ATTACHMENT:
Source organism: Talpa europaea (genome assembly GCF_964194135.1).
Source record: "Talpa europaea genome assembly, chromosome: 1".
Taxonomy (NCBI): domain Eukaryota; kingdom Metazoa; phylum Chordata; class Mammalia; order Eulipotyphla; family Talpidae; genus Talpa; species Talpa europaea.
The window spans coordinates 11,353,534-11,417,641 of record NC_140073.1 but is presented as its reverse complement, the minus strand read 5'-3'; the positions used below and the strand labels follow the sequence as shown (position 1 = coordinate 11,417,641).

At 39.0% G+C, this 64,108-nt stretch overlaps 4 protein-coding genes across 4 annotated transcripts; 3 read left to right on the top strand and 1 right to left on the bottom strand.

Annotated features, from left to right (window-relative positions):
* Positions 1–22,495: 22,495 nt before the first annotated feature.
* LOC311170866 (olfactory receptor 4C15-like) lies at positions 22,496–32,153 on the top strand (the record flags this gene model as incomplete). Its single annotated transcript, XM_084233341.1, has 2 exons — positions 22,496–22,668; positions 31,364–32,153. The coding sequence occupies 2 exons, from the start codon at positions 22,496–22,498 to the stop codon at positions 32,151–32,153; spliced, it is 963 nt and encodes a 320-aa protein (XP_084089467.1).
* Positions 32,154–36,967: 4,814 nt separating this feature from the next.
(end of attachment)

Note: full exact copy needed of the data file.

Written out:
Source organism: Talpa europaea (genome assembly GCF_964194135.1).
Source record: "Talpa europaea genome assembly, chromosome: 1".
Taxonomy (NCBI): domain Eukaryota; kingdom Metazoa; phylum Chordata; class Mammalia; order Eulipotyphla; family Talpidae; genus Talpa; species Talpa europaea.
The window spans coordinates 11,353,534-11,417,641 of record NC_140073.1 but is presented as its reverse complement, the minus strand read 5'-3'; the positions used below and the strand labels follow the sequence as shown (position 1 = coordinate 11,417,641).

At 39.0% G+C, this 64,108-nt stretch overlaps 4 protein-coding genes across 4 annotated transcripts; 3 read left to right on the top strand and 1 right to left on the bottom strand.

Annotated features, from left to right (window-relative positions):
* Positions 1–22,495: 22,495 nt before the first annotated feature.
* LOC311170866 (olfactory receptor 4C15-like) lies at positions 22,496–32,153 on the top strand (the record flags this gene model as incomplete). Its single annotated transcript, XM_084233341.1, has 2 exons — positions 22,496–22,668; positions 31,364–32,153. The coding sequence occupies 2 exons, from the start codon at positions 22,496–22,498 to the stop codon at positions 32,151–32,153; spliced, it is 963 nt and encodes a 320-aa protein (XP_084089467.1).
* Positions 32,154–36,967: 4,814 nt separating this feature from the next.